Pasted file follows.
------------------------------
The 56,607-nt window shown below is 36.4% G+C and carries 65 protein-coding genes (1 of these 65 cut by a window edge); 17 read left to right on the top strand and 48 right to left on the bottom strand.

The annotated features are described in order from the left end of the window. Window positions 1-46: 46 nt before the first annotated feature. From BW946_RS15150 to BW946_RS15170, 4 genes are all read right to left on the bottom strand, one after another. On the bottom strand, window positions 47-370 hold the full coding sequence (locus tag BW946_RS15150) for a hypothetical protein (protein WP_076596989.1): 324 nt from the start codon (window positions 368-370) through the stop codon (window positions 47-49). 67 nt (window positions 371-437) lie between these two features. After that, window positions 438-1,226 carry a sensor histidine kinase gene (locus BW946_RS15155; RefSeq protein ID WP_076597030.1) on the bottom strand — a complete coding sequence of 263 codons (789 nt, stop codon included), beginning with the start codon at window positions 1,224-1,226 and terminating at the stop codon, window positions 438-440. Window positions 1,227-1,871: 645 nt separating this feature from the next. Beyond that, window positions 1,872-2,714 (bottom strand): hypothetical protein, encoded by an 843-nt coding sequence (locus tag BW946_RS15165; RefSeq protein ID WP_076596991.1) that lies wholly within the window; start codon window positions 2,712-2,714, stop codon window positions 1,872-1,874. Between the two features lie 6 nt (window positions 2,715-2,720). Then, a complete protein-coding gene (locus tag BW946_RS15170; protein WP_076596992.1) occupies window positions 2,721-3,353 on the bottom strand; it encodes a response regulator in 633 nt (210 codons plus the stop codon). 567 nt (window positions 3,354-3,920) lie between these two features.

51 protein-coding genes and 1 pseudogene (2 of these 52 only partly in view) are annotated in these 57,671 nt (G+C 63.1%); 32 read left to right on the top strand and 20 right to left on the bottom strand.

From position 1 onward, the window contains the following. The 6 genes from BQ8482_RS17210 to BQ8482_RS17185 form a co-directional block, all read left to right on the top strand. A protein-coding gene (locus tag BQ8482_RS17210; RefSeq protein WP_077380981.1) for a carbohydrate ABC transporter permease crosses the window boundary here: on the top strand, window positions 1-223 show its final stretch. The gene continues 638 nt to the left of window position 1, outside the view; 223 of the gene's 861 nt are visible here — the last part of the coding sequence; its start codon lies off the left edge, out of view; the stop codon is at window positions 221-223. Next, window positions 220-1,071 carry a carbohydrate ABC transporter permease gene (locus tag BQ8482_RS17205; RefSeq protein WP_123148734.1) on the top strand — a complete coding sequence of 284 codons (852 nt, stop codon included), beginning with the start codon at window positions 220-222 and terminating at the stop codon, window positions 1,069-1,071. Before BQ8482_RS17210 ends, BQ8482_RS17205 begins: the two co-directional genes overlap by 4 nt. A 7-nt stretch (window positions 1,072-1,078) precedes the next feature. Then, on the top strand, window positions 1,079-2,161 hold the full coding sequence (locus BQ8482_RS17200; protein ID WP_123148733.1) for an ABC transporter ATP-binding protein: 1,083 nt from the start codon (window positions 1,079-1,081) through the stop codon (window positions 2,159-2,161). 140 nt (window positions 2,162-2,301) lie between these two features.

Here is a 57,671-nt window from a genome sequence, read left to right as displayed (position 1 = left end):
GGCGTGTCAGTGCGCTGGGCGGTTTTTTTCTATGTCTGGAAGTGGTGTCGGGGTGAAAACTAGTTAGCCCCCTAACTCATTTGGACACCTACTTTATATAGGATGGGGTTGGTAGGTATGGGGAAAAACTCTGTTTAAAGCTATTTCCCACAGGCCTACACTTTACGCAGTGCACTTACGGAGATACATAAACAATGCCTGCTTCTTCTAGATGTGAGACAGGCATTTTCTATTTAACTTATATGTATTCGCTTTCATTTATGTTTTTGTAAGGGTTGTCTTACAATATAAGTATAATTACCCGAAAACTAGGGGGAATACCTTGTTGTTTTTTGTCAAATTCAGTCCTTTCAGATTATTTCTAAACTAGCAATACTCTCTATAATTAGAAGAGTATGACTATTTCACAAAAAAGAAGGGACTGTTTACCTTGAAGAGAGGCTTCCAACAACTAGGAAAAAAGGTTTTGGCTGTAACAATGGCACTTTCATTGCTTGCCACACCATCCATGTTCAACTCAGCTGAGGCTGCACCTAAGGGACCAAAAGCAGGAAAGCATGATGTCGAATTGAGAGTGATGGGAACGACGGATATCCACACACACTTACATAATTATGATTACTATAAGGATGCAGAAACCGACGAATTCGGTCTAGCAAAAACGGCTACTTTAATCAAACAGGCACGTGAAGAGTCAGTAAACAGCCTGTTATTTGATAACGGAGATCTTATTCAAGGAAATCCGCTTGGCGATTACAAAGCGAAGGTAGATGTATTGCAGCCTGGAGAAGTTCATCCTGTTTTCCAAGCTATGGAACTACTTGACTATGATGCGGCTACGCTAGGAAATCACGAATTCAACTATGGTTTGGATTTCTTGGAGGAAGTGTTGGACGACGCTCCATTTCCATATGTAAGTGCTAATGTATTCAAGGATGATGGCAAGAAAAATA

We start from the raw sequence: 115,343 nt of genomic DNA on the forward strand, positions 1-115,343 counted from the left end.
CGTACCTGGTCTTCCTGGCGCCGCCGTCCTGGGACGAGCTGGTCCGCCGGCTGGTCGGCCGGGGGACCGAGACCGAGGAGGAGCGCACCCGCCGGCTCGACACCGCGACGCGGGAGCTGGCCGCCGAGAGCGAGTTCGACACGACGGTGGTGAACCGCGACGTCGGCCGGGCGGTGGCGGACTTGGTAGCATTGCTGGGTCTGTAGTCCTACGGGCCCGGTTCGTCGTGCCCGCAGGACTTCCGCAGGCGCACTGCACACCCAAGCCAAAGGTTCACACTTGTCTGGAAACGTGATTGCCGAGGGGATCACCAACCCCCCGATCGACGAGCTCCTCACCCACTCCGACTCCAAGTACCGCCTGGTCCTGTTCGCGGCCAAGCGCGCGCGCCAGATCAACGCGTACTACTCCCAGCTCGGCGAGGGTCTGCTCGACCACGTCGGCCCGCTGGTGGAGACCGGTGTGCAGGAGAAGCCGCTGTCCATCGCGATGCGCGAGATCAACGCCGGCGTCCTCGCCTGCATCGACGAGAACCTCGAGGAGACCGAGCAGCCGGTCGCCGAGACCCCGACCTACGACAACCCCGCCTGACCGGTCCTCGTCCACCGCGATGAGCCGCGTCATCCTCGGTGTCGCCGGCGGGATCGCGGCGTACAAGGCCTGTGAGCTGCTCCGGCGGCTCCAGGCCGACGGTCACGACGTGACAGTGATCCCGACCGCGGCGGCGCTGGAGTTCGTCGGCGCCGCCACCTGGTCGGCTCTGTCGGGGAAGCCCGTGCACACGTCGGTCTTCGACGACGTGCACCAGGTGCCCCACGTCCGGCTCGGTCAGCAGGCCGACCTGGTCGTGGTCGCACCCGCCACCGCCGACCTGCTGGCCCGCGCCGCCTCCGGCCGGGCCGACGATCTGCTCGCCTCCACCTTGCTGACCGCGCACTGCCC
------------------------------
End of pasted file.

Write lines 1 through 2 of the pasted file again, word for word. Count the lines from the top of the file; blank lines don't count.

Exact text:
The 56,607-nt window shown below is 36.4% G+C and carries 65 protein-coding genes (1 of these 65 cut by a window edge); 17 read left to right on the top strand and 48 right to left on the bottom strand.

The annotated features are described in order from the left end of the window. Window positions 1-46: 46 nt before the first annotated feature. From BW946_RS15150 to BW946_RS15170, 4 genes are all read right to left on the bottom strand, one after another. On the bottom strand, window positions 47-370 hold the full coding sequence (locus tag BW946_RS15150) for a hypothetical protein (protein WP_076596989.1): 324 nt from the start codon (window positions 368-370) through the stop codon (window positions 47-49). 67 nt (window positions 371-437) lie between these two features. After that, window positions 438-1,226 carry a sensor histidine kinase gene (locus BW946_RS15155; RefSeq protein ID WP_076597030.1) on the bottom strand — a complete coding sequence of 263 codons (789 nt, stop codon included), beginning with the start codon at window positions 1,224-1,226 and terminating at the stop codon, window positions 438-440. Window positions 1,227-1,871: 645 nt separating this feature from the next. Beyond that, window positions 1,872-2,714 (bottom strand): hypothetical protein, encoded by an 843-nt coding sequence (locus tag BW946_RS15165; RefSeq protein ID WP_076596991.1) that lies wholly within the window; start codon window positions 2,712-2,714, stop codon window positions 1,872-1,874. Between the two features lie 6 nt (window positions 2,715-2,720). Then, a complete protein-coding gene (locus tag BW946_RS15170; protein WP_076596992.1) occupies window positions 2,721-3,353 on the bottom strand; it encodes a response regulator in 633 nt (210 codons plus the stop codon). 567 nt (window positions 3,354-3,920) lie between these two features.